Disclaimer: Red vs Blue and related characters are the property of Rooster Teeth. Warnings: Language, Canon-typically violence, Psychological torture & manipulation, Mentions of gore, Character death, Minor Sexual content Pairings: Yorkalina, Chex, Sisouth Rating: T Synopsis: [Canon Divergence AU] When the Mother of Invention crashed, Project Freelancer was in shambles, its surviving agents scattered, its equipment stolen, and an impending investigation into the crash from the UNSC was on the horizon. To regain control of the deeply corrupted program, the Director established a new unit from his remaining supplies – the Recovery Unit.
Three former Freelancers were chosen for particular tasks: Zero is to hunt down and destroy the Meta, One is to investigate and recover stolen or missing equipment, and Two is to take down AWOL former agents.
Of course, no one’s motivations are what they seem…
A/N: We’re… here. We’re at the end. I am… completely and utterly stunned and don’t know what to say but… we’re here. I’ve completed the literal longest thing I have ever written and there are not words to describe how I feel about this journey. I feel completely different from the person who started this fic, I feel like the fandom is completely different from when I started this fic. And wow. It’s just been such a journey and the support and love and commitment of you guys who have supported me all along – like you all deserve awards. Putting up with my laziness and scheduling issues and everything in between. You guys are awesome and I cannot thank you enough.
Now, while this is the end, I do want you to know – for those who would be interested – that I will be eventually writing a sequel for this that will deal with our Recovery gang and the Chorus arc. I’m really excited and scared about it, but it’s a while off. So anyone who wants know how things end up after the ending, hopefully I’ll be getting that out to you sooner than later. Also hopefully less than 61 chapters because let’s be honest, this fic is a monster haha
South and Washington had looks on their faces as if they knew exactly what steps were coming before them. Like there was nothing at all to be hesitant about. The wind had just picked up their sails and it was going to take them forward. It was going to take them to the End.
But Carolina, despite her harsh words, had hesitation.
We have to make him pay, Carolina. This is our chance. You promised we’d make him pay– Epsilon was harshly echoing in her mind.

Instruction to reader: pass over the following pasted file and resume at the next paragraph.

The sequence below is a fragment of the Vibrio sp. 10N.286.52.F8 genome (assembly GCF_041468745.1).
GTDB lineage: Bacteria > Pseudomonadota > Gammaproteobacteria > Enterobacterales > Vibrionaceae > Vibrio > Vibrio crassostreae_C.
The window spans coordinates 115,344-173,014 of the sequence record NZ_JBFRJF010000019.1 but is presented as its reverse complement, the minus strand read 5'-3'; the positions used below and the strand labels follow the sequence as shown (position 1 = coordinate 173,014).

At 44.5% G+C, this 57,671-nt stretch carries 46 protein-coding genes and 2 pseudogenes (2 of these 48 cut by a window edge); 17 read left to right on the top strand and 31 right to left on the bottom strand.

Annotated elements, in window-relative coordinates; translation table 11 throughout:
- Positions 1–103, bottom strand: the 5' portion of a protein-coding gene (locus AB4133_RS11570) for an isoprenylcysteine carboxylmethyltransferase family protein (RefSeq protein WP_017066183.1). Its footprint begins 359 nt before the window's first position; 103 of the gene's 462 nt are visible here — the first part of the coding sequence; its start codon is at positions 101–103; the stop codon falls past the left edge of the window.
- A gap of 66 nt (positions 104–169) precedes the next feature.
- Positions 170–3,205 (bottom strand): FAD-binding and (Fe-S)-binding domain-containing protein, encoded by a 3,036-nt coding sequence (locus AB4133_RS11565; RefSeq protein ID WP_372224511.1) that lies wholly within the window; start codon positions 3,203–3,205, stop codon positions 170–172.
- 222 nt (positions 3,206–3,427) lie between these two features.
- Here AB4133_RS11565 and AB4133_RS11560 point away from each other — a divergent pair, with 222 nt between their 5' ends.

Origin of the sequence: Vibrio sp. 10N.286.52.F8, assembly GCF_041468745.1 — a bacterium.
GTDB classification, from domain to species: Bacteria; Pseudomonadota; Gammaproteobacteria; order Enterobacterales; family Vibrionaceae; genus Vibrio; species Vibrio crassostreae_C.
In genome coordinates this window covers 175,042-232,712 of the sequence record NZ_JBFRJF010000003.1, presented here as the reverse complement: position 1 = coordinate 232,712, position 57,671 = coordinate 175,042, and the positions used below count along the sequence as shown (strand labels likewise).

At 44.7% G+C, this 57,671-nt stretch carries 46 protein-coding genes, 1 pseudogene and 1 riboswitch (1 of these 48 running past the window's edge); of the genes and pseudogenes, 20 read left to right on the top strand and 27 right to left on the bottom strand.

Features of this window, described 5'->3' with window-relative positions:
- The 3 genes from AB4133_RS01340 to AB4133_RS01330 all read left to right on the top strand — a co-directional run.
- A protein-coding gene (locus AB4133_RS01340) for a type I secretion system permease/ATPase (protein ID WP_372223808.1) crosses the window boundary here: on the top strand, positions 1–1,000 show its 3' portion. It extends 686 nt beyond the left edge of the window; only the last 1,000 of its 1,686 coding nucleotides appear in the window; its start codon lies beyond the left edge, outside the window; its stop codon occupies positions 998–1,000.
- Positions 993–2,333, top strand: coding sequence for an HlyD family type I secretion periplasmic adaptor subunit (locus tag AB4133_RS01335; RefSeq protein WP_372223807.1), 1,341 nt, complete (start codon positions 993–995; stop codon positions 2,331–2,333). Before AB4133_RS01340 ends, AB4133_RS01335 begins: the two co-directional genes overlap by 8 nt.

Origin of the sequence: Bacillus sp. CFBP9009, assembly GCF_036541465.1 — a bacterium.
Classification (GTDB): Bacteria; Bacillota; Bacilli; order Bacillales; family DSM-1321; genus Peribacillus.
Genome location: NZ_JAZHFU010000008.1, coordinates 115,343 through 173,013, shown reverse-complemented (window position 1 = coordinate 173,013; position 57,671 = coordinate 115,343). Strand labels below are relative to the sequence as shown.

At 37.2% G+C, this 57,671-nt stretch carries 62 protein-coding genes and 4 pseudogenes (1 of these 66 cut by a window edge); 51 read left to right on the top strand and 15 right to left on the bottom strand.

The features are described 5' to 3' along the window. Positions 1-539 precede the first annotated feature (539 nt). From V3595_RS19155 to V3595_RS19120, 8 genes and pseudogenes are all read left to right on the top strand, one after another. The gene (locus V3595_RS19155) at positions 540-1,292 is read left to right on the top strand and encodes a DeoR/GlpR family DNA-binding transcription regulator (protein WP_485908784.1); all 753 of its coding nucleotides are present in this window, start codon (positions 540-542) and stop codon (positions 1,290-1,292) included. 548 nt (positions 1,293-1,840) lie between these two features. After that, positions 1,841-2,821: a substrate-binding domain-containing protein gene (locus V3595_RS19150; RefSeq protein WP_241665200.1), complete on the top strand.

“I know,” she said lowly before looking back at the crowd that had gathered together in order to secure such a shaky victory for them to begin with. Her gaze was met with York and Niner’s, several yards apart. “They came to help.”
Exposed rock surfaces in the Pima Canyon Wash, South Mountain Preserve, Phoenix, Arizona. Please click any photo in the set for enlarged views.
“The eastern half of the South Mountains contains granitic rocks that are salt-and-pepper colored on freshly broken surfaces, but are generally coated by a brown or tan veneer of desert varnish. These rocks were formed in the Cenozoic Era only 25 million years ago, when molten rocks solidified in a large chamber several miles below the earth’s surface. The granites are the same age as volcanic rocks of similar composition that dominate the landscape of the Superstition Mountains east of Phoenix. While the granites were cooling and crystallizing, they were sheared by movement on a major, gently inclined fault zone that was discovered during geologic mapping of the range. The shearing took place at high enough temperatures, perhaps 3000 to 4000 C, to produce a foliation, or planar orientation of minerals, in granitic rocks on top of the range. As the granitic rocks continued to cool, the shearing became increasingly brittle and formed a breccia, a rock composed of angular fragments. The fault responsible for this shearing is no longer active and is not likely to cause earthquakes, but is probably present at depth below most of Phoenix, Tempe, and Mesa. Movement on the fault is responsible for the southwest tilt of the Cenozoic volcanic and sedimentary rocks of Camelback Mountain, Tempe Buttes, and Papago Park.”
- Excerpt from “Geologic History of the South Mountains” by Stephen J. Reynolds in Arizona Bureau of Geology and Mineral Technology Fieldnotes, Vol 15, No. 1, Spring 1985.